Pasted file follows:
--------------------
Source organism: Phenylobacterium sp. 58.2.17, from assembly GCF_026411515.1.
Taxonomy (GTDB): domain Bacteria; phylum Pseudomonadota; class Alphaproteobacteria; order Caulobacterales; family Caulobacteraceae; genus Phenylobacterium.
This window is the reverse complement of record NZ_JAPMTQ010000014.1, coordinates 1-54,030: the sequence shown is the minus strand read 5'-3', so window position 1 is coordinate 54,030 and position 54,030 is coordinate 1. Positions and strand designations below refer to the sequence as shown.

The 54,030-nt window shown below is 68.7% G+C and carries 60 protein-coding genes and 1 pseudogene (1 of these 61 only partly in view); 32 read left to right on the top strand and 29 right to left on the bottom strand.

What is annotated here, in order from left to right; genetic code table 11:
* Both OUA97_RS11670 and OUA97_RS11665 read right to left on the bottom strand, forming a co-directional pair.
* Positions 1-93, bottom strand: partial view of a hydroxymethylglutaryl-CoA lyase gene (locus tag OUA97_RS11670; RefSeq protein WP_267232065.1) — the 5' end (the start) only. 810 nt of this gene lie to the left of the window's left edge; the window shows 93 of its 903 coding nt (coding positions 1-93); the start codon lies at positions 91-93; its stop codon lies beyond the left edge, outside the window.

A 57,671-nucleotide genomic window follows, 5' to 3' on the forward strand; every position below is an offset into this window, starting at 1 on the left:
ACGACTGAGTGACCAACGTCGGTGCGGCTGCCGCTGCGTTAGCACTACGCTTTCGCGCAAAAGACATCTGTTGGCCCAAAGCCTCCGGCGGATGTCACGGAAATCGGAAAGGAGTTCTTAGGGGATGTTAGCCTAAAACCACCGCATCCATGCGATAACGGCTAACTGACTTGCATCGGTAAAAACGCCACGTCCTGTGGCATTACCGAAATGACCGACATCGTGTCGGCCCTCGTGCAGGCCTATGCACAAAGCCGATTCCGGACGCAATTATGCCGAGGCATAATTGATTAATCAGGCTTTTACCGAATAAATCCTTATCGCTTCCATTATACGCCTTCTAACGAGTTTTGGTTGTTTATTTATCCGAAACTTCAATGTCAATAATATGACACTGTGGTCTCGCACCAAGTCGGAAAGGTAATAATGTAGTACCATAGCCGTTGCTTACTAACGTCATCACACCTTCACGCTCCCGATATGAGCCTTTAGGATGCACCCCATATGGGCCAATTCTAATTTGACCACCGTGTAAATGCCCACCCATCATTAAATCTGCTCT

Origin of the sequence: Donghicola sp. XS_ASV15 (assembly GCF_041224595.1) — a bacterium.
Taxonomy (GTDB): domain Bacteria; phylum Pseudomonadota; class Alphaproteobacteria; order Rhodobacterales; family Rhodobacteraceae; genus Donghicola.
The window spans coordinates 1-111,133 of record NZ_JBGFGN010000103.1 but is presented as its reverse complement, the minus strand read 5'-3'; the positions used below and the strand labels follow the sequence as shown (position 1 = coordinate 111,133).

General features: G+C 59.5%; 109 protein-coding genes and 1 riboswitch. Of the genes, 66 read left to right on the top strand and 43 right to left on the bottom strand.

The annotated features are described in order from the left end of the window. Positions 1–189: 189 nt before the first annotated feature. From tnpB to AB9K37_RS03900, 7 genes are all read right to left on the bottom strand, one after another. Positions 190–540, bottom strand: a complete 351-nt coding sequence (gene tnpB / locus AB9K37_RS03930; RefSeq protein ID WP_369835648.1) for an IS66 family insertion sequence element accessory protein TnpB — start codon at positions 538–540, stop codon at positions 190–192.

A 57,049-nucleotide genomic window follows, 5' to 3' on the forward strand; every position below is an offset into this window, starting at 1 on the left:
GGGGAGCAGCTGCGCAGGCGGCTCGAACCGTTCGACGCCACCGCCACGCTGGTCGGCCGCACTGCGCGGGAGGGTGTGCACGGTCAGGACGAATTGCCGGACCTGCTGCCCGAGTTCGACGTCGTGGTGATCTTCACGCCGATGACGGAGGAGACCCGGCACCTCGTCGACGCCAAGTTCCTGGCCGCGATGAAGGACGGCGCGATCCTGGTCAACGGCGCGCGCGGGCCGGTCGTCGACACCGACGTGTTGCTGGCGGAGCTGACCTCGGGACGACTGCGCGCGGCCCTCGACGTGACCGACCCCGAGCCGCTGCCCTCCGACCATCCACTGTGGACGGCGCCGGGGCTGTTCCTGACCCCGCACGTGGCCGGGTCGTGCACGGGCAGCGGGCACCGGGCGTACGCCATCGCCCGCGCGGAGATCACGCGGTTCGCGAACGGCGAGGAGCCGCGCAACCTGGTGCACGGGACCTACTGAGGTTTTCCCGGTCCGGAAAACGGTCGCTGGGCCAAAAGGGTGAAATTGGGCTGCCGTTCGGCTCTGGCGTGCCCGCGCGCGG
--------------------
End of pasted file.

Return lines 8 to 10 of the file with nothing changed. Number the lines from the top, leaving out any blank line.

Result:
A 57,671-nucleotide genomic window follows, 5' to 3' on the forward strand; every position below is an offset into this window, starting at 1 on the left:
ACGACTGAGTGACCAACGTCGGTGCGGCTGCCGCTGCGTTAGCACTACGCTTTCGCGCAAAAGACATCTGTTGGCCCAAAGCCTCCGGCGGATGTCACGGAAATCGGAAAGGAGTTCTTAGGGGATGTTAGCCTAAAACCACCGCATCCATGCGATAACGGCTAACTGACTTGCATCGGTAAAAACGCCACGTCCTGTGGCATTACCGAAATGACCGACATCGTGTCGGCCCTCGTGCAGGCCTATGCACAAAGCCGATTCCGGACGCAATTATGCCGAGGCATAATTGATTAATCAGGCTTTTACCGAATAAATCCTTATCGCTTCCATTATACGCCTTCTAACGAGTTTTGGTTGTTTATTTATCCGAAACTTCAATGTCAATAATATGACACTGTGGTCTCGCACCAAGTCGGAAAGGTAATAATGTAGTACCATAGCCGTTGCTTACTAACGTCATCACACCTTCACGCTCCCGATATGAGCCTTTAGGATGCACCCCATATGGGCCAATTCTAATTTGACCACCGTGTAAATGCCCACCCATCATTAAATCTGCTCT

Origin of the sequence: Donghicola sp. XS_ASV15 (assembly GCF_041224595.1) — a bacterium.